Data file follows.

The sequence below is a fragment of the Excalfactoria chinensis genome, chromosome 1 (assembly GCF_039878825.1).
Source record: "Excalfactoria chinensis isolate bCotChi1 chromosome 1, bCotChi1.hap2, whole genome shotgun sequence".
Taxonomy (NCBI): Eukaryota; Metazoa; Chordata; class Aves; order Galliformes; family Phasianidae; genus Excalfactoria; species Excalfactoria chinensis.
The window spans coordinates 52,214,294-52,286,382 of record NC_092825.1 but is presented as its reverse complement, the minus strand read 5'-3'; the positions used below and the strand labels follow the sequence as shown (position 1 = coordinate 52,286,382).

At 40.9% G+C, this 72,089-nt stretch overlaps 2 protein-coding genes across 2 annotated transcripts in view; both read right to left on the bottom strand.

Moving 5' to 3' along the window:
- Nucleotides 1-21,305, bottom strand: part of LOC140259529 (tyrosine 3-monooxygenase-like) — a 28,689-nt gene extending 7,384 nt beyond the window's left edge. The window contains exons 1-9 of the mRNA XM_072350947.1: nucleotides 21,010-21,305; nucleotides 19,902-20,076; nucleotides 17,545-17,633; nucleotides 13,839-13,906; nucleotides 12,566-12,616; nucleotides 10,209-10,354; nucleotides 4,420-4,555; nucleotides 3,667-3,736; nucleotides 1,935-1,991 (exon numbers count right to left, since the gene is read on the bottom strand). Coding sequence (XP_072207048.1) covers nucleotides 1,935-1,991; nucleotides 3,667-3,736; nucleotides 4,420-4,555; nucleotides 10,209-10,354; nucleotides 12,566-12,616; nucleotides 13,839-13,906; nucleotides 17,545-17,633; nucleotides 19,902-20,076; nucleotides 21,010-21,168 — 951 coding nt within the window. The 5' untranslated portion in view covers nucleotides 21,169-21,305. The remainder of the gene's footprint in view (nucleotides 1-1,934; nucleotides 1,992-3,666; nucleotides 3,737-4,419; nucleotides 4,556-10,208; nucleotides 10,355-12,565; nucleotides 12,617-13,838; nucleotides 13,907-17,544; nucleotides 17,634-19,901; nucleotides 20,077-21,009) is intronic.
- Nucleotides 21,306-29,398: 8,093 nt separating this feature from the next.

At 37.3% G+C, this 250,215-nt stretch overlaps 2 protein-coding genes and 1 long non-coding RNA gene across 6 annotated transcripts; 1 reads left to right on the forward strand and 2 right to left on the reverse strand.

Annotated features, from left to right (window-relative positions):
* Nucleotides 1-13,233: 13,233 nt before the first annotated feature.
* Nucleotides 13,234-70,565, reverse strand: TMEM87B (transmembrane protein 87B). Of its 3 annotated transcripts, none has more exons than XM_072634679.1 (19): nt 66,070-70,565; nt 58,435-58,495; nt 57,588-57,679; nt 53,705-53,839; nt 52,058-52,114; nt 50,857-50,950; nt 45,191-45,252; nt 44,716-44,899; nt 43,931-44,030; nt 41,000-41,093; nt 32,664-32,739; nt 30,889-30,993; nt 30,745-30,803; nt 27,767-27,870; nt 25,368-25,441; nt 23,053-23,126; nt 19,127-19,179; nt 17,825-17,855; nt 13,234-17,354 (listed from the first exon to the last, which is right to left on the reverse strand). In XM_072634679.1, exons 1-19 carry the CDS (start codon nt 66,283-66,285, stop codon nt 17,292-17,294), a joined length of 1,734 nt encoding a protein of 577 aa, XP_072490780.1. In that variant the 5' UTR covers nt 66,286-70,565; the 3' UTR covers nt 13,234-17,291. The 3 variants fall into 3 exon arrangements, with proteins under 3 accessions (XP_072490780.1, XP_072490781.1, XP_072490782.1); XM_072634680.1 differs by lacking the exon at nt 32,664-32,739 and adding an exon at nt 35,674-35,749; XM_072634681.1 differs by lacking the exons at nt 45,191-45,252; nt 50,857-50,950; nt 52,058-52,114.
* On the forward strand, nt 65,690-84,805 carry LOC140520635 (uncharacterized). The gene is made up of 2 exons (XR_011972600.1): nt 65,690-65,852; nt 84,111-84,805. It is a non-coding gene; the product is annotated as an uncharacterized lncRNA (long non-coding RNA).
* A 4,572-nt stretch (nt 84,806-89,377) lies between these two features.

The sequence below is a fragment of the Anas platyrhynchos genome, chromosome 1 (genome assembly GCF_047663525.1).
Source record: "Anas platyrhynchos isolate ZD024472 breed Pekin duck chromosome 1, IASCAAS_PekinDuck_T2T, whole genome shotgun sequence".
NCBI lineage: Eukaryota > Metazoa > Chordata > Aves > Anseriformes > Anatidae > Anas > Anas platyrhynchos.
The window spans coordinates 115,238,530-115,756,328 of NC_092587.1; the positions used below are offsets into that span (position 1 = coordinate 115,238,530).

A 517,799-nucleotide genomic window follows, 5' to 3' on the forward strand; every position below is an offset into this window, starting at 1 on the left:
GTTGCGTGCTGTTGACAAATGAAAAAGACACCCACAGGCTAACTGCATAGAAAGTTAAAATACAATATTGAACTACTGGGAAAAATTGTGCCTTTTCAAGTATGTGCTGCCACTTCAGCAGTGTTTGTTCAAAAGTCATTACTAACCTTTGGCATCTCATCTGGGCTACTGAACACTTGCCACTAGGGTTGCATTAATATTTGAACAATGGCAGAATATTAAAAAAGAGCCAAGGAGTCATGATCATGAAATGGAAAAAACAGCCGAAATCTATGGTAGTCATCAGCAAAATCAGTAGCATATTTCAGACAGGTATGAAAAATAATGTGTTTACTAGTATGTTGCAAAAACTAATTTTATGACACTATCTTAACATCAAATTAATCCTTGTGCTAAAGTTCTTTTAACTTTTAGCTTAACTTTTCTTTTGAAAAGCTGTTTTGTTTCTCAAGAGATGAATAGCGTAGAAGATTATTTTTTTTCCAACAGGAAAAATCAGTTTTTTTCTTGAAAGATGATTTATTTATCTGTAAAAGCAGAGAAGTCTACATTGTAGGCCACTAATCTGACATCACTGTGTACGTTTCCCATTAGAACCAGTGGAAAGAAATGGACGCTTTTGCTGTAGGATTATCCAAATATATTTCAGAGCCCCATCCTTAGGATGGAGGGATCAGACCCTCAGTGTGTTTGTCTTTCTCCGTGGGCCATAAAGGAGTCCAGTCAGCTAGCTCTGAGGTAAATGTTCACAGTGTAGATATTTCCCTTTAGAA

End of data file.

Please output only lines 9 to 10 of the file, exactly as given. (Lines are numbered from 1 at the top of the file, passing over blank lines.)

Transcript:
At 37.3% G+C, this 250,215-nt stretch overlaps 2 protein-coding genes and 1 long non-coding RNA gene across 6 annotated transcripts; 1 reads left to right on the forward strand and 2 right to left on the reverse strand.

Annotated features, from left to right (window-relative positions):